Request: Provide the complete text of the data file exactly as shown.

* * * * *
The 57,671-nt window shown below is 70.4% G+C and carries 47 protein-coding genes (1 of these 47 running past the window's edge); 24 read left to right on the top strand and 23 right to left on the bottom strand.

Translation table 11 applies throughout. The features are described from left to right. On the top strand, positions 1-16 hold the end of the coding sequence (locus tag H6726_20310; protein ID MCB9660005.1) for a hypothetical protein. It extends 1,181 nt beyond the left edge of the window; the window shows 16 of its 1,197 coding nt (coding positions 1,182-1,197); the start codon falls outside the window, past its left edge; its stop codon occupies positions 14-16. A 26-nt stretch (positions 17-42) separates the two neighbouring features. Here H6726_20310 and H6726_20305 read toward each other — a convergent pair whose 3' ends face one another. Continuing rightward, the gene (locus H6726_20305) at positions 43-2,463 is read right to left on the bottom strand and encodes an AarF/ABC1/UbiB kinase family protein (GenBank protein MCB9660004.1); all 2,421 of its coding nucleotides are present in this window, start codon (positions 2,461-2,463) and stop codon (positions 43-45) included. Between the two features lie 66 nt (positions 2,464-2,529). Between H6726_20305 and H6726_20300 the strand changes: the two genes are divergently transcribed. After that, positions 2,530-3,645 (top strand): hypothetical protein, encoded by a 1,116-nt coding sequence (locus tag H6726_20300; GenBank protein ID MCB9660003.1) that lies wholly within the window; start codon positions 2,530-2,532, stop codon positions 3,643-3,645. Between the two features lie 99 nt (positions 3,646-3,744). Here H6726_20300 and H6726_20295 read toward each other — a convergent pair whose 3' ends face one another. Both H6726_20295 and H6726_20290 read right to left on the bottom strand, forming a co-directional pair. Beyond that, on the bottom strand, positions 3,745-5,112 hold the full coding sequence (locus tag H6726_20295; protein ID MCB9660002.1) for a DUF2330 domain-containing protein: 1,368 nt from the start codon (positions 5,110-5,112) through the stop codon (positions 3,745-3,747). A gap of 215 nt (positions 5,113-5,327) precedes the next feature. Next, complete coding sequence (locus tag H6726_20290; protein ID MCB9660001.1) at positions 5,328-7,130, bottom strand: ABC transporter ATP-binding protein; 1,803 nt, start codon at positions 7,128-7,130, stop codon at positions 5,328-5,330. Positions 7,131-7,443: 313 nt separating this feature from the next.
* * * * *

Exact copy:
The 57,671-nt window shown below is 70.4% G+C and carries 47 protein-coding genes (1 of these 47 running past the window's edge); 24 read left to right on the top strand and 23 right to left on the bottom strand.

Translation table 11 applies throughout. The features are described from left to right. On the top strand, positions 1-16 hold the end of the coding sequence (locus tag H6726_20310; protein ID MCB9660005.1) for a hypothetical protein. It extends 1,181 nt beyond the left edge of the window; the window shows 16 of its 1,197 coding nt (coding positions 1,182-1,197); the start codon falls outside the window, past its left edge; its stop codon occupies positions 14-16. A 26-nt stretch (positions 17-42) separates the two neighbouring features. Here H6726_20310 and H6726_20305 read toward each other — a convergent pair whose 3' ends face one another. Continuing rightward, the gene (locus H6726_20305) at positions 43-2,463 is read right to left on the bottom strand and encodes an AarF/ABC1/UbiB kinase family protein (GenBank protein MCB9660004.1); all 2,421 of its coding nucleotides are present in this window, start codon (positions 2,461-2,463) and stop codon (positions 43-45) included. Between the two features lie 66 nt (positions 2,464-2,529). Between H6726_20305 and H6726_20300 the strand changes: the two genes are divergently transcribed. After that, positions 2,530-3,645 (top strand): hypothetical protein, encoded by a 1,116-nt coding sequence (locus tag H6726_20300; GenBank protein ID MCB9660003.1) that lies wholly within the window; start codon positions 2,530-2,532, stop codon positions 3,643-3,645. Between the two features lie 99 nt (positions 3,646-3,744). Here H6726_20300 and H6726_20295 read toward each other — a convergent pair whose 3' ends face one another. Both H6726_20295 and H6726_20290 read right to left on the bottom strand, forming a co-directional pair. Beyond that, on the bottom strand, positions 3,745-5,112 hold the full coding sequence (locus tag H6726_20295; protein ID MCB9660002.1) for a DUF2330 domain-containing protein: 1,368 nt from the start codon (positions 5,110-5,112) through the stop codon (positions 3,745-3,747). A gap of 215 nt (positions 5,113-5,327) precedes the next feature. Next, complete coding sequence (locus tag H6726_20290; protein ID MCB9660001.1) at positions 5,328-7,130, bottom strand: ABC transporter ATP-binding protein; 1,803 nt, start codon at positions 7,128-7,130, stop codon at positions 5,328-5,330. Positions 7,131-7,443: 313 nt separating this feature from the next.